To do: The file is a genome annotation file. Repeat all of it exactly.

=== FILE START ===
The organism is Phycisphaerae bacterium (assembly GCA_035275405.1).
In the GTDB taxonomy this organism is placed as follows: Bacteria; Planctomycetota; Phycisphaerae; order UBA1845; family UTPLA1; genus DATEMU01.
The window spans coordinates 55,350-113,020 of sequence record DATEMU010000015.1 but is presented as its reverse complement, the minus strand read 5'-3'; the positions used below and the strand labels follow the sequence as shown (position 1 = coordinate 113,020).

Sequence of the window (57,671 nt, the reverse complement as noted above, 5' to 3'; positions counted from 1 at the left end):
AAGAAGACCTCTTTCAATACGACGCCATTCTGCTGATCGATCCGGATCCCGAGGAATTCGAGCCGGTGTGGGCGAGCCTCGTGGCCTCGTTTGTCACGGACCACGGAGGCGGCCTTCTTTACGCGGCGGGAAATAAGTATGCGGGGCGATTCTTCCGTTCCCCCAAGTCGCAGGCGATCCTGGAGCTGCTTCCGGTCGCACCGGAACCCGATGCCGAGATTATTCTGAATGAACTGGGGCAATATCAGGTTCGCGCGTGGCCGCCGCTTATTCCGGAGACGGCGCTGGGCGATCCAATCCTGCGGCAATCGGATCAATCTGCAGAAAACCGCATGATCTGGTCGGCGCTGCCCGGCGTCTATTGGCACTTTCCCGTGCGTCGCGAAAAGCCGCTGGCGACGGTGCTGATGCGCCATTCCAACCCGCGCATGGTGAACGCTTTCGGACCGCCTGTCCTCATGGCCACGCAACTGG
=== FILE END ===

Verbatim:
The organism is Phycisphaerae bacterium (assembly GCA_035275405.1).
In the GTDB taxonomy this organism is placed as follows: Bacteria; Planctomycetota; Phycisphaerae; order UBA1845; family UTPLA1; genus DATEMU01.
The window spans coordinates 55,350-113,020 of sequence record DATEMU010000015.1 but is presented as its reverse complement, the minus strand read 5'-3'; the positions used below and the strand labels follow the sequence as shown (position 1 = coordinate 113,020).

Sequence of the window (57,671 nt, the reverse complement as noted above, 5' to 3'; positions counted from 1 at the left end):
AAGAAGACCTCTTTCAATACGACGCCATTCTGCTGATCGATCCGGATCCCGAGGAATTCGAGCCGGTGTGGGCGAGCCTCGTGGCCTCGTTTGTCACGGACCACGGAGGCGGCCTTCTTTACGCGGCGGGAAATAAGTATGCGGGGCGATTCTTCCGTTCCCCCAAGTCGCAGGCGATCCTGGAGCTGCTTCCGGTCGCACCGGAACCCGATGCCGAGATTATTCTGAATGAACTGGGGCAATATCAGGTTCGCGCGTGGCCGCCGCTTATTCCGGAGACGGCGCTGGGCGATCCAATCCTGCGGCAATCGGATCAATCTGCAGAAAACCGCATGATCTGGTCGGCGCTGCCCGGCGTCTATTGGCACTTTCCCGTGCGTCGCGAAAAGCCGCTGGCGACGGTGCTGATGCGCCATTCCAACCCGCGCATGGTGAACGCTTTCGGACCGCCTGTCCTCATGGCCACGCAACTGG